«  0.2. How to Use this System   ::   Contents   ::   1.2. Systems and Models  »

1.1. Introduction to Concurrent Systems

“The Analytical Engine has no pretensions whatever to originate anything. It can do whatever we know how to order it to perform.”

Ada Lovelace

Concurrency is hard. When your program is performing dozens of tasks at the same time, a single crash in any of them can cause all of them to stop. Perhaps one of the tasks was supposed to wait for some critical calculation to complete, but it proceeded too early. Perhaps one task corrupted a pointer that another was using, leading to a mysterious segmentation fault. Perhaps two tasks overwrote each other’s intermediate calculations, leading to incorrect final results. Once you begin writing software that goes beyond a single coherent algorithm, you quickly learn that you are entering a world with a completely new set of programming errors that you never imagined. Each line of code can interact and interfere with other parts of the system in new, unintended, and unpredictable ways. In other words, concurrency is hard. This book aims to make it less so.

Decorative chapter objectives image

Chapter Objectives

In this chapter, we will address the following instructional objectives:

  • We will summarize the major themes and guiding principles this book addresses.
  • We will describe the relationship between the notions of systems and models.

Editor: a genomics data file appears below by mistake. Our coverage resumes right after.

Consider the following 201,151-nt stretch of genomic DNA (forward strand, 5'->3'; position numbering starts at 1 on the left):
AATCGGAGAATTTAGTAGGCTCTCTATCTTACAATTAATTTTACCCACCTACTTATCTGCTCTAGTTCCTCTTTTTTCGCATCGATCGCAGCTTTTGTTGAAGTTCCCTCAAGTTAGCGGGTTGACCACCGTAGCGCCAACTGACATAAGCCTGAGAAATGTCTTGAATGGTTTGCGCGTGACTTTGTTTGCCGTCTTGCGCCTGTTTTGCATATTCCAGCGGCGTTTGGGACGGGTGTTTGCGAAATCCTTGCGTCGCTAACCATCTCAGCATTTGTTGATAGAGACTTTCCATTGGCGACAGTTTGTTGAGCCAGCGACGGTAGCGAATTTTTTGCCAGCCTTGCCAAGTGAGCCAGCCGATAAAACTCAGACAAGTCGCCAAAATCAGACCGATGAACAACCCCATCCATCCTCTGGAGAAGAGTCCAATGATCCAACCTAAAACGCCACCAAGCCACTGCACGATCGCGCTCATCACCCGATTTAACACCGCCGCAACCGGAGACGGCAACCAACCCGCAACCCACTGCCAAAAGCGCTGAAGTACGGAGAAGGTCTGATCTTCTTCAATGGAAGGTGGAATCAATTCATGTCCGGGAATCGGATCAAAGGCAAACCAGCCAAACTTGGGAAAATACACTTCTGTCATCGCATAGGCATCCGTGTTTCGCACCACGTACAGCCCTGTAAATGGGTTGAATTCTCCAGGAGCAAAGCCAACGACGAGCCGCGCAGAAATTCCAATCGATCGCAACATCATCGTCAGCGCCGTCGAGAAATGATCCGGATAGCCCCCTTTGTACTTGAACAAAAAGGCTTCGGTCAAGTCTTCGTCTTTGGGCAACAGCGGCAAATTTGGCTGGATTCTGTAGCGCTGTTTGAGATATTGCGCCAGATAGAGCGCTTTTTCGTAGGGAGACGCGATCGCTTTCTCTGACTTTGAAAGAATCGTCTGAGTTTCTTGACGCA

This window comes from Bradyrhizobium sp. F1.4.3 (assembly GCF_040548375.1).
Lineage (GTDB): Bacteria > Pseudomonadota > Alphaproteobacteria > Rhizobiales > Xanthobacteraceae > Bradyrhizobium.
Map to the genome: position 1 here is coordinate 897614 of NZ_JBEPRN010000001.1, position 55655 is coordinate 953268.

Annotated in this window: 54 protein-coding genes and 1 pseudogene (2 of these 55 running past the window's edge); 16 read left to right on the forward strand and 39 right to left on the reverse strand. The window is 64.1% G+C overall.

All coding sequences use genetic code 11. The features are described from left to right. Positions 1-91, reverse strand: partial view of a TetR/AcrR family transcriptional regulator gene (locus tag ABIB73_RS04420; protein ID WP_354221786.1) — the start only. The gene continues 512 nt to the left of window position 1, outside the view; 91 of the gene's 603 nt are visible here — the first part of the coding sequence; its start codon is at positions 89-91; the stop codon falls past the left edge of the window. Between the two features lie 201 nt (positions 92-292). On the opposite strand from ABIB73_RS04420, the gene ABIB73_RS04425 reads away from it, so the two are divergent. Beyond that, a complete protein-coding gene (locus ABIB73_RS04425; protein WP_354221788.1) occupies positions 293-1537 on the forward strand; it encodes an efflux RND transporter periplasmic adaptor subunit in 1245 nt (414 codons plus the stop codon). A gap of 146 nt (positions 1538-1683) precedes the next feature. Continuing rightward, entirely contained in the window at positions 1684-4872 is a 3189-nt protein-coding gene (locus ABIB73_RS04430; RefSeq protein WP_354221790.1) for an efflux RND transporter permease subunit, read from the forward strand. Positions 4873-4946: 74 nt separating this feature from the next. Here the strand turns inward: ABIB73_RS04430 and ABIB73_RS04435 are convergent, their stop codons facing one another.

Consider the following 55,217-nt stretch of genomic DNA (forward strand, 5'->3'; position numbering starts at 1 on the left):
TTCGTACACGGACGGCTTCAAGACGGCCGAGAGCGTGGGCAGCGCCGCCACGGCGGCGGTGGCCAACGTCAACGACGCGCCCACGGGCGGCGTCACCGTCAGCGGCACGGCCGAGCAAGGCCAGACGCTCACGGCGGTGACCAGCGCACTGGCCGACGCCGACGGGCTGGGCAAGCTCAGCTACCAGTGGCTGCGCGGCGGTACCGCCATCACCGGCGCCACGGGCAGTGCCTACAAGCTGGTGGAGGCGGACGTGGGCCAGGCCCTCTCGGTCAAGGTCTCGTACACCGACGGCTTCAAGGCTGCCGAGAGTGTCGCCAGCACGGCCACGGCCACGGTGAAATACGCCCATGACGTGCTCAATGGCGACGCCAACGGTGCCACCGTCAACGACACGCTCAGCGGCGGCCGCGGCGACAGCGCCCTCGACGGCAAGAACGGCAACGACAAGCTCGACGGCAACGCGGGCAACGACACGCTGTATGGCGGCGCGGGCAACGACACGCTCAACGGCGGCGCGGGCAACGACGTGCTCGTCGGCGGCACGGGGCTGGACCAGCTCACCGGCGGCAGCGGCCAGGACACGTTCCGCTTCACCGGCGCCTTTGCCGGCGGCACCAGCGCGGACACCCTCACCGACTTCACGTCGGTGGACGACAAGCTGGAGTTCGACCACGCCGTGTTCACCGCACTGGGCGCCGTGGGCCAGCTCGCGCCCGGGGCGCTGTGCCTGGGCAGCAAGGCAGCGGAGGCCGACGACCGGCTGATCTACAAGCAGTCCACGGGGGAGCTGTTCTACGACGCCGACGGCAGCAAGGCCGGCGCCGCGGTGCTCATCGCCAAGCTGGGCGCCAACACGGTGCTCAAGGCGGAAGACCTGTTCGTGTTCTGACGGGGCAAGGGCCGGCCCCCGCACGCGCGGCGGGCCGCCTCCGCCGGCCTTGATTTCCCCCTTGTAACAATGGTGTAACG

• We will characterize the key features of common system architectures.
  • We will introduce UML state and sequence models, which will be used throughout the book.

Our focus in this book is to establish a foundation of key principles and techniques that are be used to implement concurrent systems software. This class of software ranges from operating systems (OS) and web servers to databases and scientific modeling platforms. What these types of programs have in common is that they subdivide complicated tasks into smaller ones that can be run at the same time. In doing so, these approaches introduce nondeterminism and complexity, as the programmer must give up some control over what steps and calculations will be performed in which particular order. If the programmer writes code that says tasks A, B, and C can be executed in any order, they will quickly learn whether or not that claim is actually true.

At this point, some readers may object: they do not plan to write systems software, so this material is not relevant for them. While the first part of that claim may be true (or it may not), the latter is certainly not the case. The principles used to build systems and infrastructure can be applied to more traditional applications; if your application uses event handlers to detect mouse clicks or key presses, you have a concurrent program. If your code is structured to use a web-based application programming interface (API), you have a concurrent program. If your application performs graphical calculations or applies artificial intelligence, you have a concurrent program (or you should, as it would run faster).

In short, concurrency is everywhere. Mastering the concepts and principles of concurrent programming can help you build better software, whether the end result is a new application or a platform for applications. In this chapter, we will introduce the major themes and guiding principles that we will use throughout the book. We will also define some key terminology and notation that are helpful in characterizing concurrent systems. Without further delay, let us begin our exploration.

«  0.2. How to Use this System   ::   Contents   ::   1.2. Systems and Models  »

Contact Us License